(Reuters) - Canada’s main stock index rose on Tuesday, as rising oil prices boosted shares of energy companies.
- At 9:33 a.m. ET (1333 GMT), the Toronto Stock Exchange’s S&P/TSX Composite index .GSPTSE was up 63.24 points, or 0.39 percent, at 16,483.48.
- Oil prices rose with revived U.S. sanctions against major crude exporter Iran expected to tighten global supply.
- Nine of the index’s 11 major sectors were higher, led by a 1.1 percent gain in the energy sector .SPTTEN.
- U.S. crude CLc1 prices were up 0.3 percent, while Brent crude LCOc1 added 0.9 percent. [O/R]
- U.S. President Donald Trump pledged that firms doing business with Tehran would be barred from the United States as new U.S. sanctions against Iran took effect in spite of pleas from Washington’s allies.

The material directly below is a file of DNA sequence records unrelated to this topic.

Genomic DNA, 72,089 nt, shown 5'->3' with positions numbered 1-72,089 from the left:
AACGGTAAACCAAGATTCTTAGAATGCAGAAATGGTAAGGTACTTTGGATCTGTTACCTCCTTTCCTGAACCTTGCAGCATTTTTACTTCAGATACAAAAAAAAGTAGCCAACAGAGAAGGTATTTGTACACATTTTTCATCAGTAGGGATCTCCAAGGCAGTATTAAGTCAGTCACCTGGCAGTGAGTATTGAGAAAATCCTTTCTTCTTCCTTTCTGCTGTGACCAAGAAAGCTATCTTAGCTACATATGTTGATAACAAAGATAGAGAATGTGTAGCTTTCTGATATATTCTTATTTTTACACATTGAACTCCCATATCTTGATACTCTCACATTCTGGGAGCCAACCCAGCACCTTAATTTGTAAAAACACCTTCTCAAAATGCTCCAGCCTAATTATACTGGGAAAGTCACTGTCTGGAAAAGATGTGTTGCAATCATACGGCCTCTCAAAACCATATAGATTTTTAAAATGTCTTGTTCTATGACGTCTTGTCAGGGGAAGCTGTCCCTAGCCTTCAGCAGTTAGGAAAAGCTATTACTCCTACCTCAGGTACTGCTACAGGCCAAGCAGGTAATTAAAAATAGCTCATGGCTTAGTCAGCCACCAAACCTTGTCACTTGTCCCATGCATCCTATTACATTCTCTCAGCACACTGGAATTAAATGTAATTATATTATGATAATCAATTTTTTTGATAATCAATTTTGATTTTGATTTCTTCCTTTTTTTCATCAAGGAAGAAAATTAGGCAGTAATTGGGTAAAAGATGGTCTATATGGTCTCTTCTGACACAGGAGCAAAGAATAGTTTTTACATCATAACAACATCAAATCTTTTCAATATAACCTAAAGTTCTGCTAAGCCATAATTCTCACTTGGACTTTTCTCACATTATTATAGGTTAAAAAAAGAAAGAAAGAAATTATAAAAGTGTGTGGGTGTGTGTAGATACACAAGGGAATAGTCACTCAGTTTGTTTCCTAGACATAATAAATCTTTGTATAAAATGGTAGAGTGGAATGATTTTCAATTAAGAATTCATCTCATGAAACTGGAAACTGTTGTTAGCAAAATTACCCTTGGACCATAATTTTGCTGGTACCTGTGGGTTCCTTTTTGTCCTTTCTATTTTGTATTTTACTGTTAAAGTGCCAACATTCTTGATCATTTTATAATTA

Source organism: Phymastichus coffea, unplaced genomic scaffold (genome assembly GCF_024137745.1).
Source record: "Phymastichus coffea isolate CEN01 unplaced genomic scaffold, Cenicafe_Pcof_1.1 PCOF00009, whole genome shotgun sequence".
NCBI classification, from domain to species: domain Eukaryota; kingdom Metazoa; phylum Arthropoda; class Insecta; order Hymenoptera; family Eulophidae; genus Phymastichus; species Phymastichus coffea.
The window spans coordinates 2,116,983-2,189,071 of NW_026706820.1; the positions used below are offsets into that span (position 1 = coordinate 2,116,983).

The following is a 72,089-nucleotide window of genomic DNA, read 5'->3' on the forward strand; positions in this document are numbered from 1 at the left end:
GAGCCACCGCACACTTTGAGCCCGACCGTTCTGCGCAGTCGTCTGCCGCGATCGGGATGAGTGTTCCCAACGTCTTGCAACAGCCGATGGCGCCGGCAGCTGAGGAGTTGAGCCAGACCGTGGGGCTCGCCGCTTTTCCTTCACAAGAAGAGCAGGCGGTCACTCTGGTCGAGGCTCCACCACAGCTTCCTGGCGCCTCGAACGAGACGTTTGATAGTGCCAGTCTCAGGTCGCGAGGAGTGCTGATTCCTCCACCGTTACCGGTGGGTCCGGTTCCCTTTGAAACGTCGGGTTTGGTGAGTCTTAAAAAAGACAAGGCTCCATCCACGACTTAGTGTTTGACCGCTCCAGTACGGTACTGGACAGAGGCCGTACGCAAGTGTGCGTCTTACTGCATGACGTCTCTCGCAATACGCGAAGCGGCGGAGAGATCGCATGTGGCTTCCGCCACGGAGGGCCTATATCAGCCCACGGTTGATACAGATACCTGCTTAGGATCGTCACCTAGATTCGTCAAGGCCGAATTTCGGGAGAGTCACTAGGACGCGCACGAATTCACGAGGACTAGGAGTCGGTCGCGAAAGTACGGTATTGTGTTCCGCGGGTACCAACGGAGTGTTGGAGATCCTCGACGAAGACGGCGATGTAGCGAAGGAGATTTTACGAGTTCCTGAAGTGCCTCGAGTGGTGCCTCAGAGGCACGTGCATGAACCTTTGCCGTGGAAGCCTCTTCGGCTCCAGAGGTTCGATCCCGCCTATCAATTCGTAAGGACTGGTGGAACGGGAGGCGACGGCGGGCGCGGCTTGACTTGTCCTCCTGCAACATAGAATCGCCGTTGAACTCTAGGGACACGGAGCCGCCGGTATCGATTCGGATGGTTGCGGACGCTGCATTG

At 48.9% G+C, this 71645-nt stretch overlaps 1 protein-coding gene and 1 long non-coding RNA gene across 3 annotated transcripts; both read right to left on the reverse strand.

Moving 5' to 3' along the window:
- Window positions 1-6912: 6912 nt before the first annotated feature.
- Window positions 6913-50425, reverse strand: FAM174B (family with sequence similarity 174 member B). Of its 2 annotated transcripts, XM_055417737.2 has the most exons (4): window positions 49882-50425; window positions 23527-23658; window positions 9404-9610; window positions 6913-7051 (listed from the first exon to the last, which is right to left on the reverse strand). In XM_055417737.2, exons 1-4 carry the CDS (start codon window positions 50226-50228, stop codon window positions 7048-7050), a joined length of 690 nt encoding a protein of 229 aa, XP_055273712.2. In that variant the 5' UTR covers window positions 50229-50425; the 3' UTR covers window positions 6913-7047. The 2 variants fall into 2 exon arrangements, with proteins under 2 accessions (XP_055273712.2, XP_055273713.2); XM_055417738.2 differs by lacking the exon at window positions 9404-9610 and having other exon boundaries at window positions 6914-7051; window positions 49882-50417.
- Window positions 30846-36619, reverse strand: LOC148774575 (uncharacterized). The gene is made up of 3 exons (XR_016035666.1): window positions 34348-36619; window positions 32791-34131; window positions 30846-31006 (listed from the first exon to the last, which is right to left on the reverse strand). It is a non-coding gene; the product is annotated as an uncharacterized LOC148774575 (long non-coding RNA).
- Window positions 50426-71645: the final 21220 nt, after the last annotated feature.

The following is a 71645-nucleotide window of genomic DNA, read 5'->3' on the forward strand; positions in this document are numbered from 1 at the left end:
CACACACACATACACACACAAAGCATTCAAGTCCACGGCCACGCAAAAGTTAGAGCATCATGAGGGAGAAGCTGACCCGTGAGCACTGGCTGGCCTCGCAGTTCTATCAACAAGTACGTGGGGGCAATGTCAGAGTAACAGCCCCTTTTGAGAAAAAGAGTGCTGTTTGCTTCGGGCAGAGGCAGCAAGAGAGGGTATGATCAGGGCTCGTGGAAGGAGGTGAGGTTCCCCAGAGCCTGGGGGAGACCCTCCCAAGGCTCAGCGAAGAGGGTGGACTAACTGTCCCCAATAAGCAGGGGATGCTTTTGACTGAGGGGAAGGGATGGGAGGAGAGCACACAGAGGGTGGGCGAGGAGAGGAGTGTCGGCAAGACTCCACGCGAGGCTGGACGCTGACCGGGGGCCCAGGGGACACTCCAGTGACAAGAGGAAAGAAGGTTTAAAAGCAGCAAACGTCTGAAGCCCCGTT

- The Canadian dollar strengthened to a nearly eight-week high against its U.S. counterpart as oil prices rose and the greenback broadly fell.
- On the earnings front, Bausch Health Cos (BHC.TO), formerly known as Valeant Pharmaceuticals, topped analysts’ estimates for quarterly profit, sending its shares up about 4 percent.
- The materials sector .GSPTTMT, which includes precious and base metals miners, added 0.1 percent as gold and copper prices gained on a softer dollar. [GOL/] [MET/L]
- Mexico’s economy minister Ildefonso Guajardo said on Monday the country has put forward a proposal to update NAFTA’s contentious rules of origin, and in turn was studying the U.S. position.
- On the TSX, 151 issues were higher, while 79 issues declined for a 1.91-to-1 ratio favouring gainers, with 9.13 million shares traded.
- The TSX posted five new 52-week highs and one new low.
- Across all Canadian issues there were 16 new 52-week highs and 17 new lows, with total volume of 18.42 million shares.
Reporting by Shreyashi Sanyal in Bengaluru; Editing by Maju Samuel